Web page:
How Christian were the Vikings?

Isolated religious communities were easy prey for the Vikings. The lure of gold and silver ornaments in monasteries, nunneries and churches was irresistible to the Norsemen. Yet many Vikings professed to be Christian. So why did they not respect other Christians?

The Norwegian Christian King Olof, was martyred at the Battle of Sticklestad in 1031. His monument shows him holding a cross aloft. He is the patron saint of Norway, and even in England many churches are dedicated to him

The Norwegian Christian King Olof, was martyred at the Battle of Sticklestad in 1031. His monument shows him holding a cross aloft. He is the patron saint of Norway, and even in England many churches are dedicated to him

In the eleventh century many of the Danish and Norwegian Vikings had embraced Christianity. So it is difficult for us to understand that men, who came from so-called Christian countries, albeit fledgling ones, could be so bestial and cruel to brother and sister Christians in other countries. To comprehend this we must remember two salient facts. Firstly, the pagan Gods so recently worshipped by the Vikings existed to serve the people, not the other way round. Yes, they required sacrifices, and quite often substantial ones, but if a God did not perform then the Vikings would change their allegiance to another God. Thus, for example, if a harvest was poor, a person might decide that Freja had failed them and therefore they would try a different God for next year.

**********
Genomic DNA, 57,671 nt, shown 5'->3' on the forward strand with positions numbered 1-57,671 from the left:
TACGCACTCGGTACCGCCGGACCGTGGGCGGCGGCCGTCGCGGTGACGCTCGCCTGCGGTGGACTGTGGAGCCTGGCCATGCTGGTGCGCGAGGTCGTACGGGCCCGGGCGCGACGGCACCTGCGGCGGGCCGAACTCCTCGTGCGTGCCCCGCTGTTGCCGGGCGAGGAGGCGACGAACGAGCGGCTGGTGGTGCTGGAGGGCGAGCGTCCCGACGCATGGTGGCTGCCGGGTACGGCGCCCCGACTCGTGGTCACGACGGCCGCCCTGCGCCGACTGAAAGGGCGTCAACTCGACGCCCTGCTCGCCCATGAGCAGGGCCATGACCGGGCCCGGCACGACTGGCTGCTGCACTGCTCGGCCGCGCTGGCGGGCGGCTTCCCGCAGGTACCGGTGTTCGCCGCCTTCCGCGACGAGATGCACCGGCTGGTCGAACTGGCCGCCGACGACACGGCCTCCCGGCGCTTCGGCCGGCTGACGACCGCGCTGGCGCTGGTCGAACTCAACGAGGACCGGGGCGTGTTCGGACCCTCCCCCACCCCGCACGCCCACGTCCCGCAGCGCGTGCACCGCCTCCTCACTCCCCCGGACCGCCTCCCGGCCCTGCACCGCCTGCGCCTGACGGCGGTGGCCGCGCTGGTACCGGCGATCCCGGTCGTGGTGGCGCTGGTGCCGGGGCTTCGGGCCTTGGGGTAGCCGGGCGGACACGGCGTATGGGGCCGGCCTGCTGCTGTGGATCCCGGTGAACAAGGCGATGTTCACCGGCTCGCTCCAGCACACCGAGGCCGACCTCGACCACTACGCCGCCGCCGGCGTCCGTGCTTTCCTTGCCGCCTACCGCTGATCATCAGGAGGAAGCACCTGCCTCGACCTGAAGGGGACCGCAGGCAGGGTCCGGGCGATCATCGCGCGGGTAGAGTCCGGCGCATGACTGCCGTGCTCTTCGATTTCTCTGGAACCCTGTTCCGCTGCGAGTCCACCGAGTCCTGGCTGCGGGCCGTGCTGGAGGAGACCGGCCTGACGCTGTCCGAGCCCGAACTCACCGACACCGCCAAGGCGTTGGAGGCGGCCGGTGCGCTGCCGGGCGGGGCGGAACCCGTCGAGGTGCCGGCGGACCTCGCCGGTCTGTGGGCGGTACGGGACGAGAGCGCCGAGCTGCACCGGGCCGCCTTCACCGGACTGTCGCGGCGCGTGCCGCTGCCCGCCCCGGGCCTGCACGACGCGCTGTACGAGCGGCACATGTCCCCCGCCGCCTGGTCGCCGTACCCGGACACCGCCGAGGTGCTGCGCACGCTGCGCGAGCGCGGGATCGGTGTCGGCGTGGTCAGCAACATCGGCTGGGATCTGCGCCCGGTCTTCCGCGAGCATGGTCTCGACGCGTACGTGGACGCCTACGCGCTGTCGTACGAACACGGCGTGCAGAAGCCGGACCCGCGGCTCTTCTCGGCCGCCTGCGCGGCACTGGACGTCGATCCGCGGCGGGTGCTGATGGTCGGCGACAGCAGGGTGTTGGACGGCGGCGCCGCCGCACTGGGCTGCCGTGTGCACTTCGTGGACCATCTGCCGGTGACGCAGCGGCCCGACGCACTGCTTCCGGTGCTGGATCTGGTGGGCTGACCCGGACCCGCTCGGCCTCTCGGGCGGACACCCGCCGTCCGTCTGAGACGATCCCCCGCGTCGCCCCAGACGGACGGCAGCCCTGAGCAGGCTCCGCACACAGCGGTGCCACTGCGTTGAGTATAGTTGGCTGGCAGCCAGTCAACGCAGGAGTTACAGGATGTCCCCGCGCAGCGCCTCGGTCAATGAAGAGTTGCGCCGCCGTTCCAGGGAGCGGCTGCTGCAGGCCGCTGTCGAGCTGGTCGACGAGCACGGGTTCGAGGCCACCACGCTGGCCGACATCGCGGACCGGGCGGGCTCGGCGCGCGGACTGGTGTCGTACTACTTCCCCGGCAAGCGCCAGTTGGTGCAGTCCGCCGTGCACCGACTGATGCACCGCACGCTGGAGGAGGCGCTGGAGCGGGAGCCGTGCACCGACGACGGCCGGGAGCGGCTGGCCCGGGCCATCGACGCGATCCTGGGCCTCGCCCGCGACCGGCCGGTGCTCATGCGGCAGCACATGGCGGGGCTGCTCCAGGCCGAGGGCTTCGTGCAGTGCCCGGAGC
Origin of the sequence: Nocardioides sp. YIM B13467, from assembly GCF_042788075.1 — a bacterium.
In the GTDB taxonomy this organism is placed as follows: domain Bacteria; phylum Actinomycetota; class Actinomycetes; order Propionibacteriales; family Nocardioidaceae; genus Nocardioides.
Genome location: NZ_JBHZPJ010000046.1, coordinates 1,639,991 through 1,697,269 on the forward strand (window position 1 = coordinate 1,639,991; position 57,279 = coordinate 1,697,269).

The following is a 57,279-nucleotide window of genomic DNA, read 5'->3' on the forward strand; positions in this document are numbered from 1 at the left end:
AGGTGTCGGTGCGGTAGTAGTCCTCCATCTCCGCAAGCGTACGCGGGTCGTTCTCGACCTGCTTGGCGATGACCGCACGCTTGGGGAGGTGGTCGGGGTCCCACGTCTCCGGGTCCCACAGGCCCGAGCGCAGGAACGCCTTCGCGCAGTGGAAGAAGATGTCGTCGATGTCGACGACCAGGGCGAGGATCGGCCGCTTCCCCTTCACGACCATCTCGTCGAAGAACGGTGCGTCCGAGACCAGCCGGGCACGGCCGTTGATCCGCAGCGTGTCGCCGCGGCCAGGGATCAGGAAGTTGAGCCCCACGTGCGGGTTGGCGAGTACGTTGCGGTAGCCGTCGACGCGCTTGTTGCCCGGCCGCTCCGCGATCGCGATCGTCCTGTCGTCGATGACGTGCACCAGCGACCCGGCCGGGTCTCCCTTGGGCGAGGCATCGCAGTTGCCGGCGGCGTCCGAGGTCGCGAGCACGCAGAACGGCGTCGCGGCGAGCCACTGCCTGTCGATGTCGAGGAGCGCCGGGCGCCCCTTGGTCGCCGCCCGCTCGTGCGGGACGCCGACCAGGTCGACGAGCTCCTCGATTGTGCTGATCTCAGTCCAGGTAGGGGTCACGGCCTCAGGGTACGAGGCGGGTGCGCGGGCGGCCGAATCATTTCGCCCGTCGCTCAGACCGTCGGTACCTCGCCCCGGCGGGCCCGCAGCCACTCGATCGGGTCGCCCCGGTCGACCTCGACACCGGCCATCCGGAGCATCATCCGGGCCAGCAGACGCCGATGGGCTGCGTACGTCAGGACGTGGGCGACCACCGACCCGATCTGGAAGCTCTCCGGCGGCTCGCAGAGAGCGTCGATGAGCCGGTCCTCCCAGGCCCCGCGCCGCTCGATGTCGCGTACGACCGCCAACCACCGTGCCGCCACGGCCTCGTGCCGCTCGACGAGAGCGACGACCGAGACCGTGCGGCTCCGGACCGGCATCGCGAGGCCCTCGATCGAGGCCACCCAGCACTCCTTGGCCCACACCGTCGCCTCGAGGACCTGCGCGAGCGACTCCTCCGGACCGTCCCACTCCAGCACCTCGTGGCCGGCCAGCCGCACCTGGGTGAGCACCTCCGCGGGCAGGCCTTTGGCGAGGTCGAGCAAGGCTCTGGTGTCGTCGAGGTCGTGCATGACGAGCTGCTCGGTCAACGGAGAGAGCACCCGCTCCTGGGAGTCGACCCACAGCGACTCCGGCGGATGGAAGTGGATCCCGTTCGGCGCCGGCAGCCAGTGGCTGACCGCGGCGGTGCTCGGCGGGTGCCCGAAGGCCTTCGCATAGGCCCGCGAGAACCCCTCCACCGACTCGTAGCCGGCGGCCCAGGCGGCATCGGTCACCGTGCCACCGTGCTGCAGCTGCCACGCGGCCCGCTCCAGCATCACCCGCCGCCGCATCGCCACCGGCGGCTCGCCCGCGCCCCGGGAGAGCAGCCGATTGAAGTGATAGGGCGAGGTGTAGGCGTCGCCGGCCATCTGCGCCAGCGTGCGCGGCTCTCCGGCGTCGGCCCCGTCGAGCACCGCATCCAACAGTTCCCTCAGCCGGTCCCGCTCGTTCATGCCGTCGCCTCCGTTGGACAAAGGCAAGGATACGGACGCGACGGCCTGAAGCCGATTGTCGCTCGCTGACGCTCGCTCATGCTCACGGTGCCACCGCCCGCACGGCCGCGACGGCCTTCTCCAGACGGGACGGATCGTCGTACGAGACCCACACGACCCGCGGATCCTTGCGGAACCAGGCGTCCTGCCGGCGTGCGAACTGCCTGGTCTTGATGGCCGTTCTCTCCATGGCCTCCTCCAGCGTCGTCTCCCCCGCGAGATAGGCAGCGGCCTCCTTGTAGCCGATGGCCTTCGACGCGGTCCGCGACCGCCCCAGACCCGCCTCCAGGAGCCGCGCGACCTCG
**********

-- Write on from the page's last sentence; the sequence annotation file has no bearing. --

Later rune stones often had a Christian cross motif to indicate some belief in the “new” religion.

Later rune stones often had a Christian cross motif to indicate some belief in the “new” religion.

Secondly, the Christian faith has a code of morality which followers must embrace. This concept was totally foreign to the new believers, their previous Gods made no such demands. This code was to a large extent ignored as an inconvenience to them when other priorities such as satisfying greed, lust or hunger took over. Even King Sweyn of Denmark, a professed Christian who built churches in his own country including the one in Roskilde where he is buried, had no qualms about plundering English religious establishments and killing monks when it was a matter of political expediency.

 

 

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